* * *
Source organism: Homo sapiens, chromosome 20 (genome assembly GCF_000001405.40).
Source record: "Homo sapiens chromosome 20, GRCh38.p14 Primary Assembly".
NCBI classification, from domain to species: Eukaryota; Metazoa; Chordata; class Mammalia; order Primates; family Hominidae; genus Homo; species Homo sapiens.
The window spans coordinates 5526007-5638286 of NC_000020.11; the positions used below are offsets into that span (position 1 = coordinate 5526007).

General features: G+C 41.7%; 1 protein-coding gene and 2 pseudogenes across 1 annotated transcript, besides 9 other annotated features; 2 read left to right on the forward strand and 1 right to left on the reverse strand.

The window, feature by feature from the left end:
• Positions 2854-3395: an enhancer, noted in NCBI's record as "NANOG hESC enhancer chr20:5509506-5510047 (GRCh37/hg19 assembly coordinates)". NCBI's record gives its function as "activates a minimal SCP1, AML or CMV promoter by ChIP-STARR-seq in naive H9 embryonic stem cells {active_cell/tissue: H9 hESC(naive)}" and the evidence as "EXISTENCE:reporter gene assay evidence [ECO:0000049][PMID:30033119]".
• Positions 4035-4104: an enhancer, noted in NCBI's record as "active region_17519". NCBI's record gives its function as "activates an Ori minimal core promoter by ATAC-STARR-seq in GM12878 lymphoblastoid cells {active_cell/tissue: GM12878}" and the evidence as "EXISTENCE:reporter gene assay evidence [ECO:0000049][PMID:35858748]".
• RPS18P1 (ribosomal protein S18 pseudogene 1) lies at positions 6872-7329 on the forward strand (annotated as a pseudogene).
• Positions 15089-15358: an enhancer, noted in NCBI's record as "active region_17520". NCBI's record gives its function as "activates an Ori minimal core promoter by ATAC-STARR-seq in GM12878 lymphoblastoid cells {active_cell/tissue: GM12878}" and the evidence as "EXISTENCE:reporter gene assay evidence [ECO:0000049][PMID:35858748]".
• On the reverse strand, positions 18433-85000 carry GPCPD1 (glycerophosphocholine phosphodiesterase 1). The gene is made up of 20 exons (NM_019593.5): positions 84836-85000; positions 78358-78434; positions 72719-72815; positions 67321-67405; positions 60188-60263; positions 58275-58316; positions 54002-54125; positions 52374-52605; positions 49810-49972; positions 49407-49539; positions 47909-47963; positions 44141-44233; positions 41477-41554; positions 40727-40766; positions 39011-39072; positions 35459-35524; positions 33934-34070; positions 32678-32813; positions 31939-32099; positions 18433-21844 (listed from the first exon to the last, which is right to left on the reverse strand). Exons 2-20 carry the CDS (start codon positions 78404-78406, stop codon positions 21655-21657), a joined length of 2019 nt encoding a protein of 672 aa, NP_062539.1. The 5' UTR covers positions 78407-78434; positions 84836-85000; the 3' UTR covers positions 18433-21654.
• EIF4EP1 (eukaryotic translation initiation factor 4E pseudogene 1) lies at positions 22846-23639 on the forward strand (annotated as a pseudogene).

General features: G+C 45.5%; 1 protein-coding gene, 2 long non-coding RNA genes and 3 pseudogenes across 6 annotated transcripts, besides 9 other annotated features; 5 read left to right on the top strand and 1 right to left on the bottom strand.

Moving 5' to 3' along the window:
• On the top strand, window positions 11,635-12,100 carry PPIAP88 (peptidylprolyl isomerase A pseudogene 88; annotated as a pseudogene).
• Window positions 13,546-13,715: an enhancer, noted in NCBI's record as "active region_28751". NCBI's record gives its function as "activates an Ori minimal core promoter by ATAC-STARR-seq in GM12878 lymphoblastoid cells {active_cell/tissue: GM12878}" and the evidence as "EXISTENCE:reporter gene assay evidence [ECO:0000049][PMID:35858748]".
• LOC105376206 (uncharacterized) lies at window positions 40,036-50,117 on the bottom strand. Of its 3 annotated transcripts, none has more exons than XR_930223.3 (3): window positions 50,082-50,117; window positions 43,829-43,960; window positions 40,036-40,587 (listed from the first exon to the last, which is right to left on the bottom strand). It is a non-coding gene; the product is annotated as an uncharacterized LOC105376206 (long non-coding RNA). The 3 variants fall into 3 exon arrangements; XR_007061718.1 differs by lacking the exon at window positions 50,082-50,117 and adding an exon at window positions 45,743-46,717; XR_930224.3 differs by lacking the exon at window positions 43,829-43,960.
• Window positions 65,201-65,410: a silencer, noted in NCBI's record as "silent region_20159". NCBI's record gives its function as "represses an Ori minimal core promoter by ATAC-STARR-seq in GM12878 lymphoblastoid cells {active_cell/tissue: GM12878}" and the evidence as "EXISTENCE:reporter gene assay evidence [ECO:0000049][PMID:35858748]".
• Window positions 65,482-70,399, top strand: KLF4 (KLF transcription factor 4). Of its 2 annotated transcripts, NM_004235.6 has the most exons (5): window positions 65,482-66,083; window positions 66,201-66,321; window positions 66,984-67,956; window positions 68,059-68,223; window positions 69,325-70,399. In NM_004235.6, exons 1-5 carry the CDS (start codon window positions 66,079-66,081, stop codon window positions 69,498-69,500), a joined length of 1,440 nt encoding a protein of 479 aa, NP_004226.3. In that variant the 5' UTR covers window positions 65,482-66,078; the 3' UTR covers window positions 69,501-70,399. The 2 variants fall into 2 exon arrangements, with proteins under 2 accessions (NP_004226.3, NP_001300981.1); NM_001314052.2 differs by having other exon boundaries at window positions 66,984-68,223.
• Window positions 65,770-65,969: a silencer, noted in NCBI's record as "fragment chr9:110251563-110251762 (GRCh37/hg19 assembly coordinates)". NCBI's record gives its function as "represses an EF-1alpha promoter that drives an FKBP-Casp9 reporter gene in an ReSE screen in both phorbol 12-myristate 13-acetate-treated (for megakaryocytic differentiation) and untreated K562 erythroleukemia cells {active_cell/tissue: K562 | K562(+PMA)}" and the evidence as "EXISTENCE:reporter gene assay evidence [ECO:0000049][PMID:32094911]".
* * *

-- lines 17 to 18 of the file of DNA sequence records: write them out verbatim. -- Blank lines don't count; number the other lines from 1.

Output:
• LOC105376206 (uncharacterized) lies at window positions 40,036-50,117 on the bottom strand. Of its 3 annotated transcripts, none has more exons than XR_930223.3 (3): window positions 50,082-50,117; window positions 43,829-43,960; window positions 40,036-40,587 (listed from the first exon to the last, which is right to left on the bottom strand). It is a non-coding gene; the product is annotated as an uncharacterized LOC105376206 (long non-coding RNA). The 3 variants fall into 3 exon arrangements; XR_007061718.1 differs by lacking the exon at window positions 50,082-50,117 and adding an exon at window positions 45,743-46,717; XR_930224.3 differs by lacking the exon at window positions 43,829-43,960.
• Window positions 65,201-65,410: a silencer, noted in NCBI's record as "silent region_20159". NCBI's record gives its function as "represses an Ori minimal core promoter by ATAC-STARR-seq in GM12878 lymphoblastoid cells {active_cell/tissue: GM12878}" and the evidence as "EXISTENCE:reporter gene assay evidence [ECO:0000049][PMID:35858748]".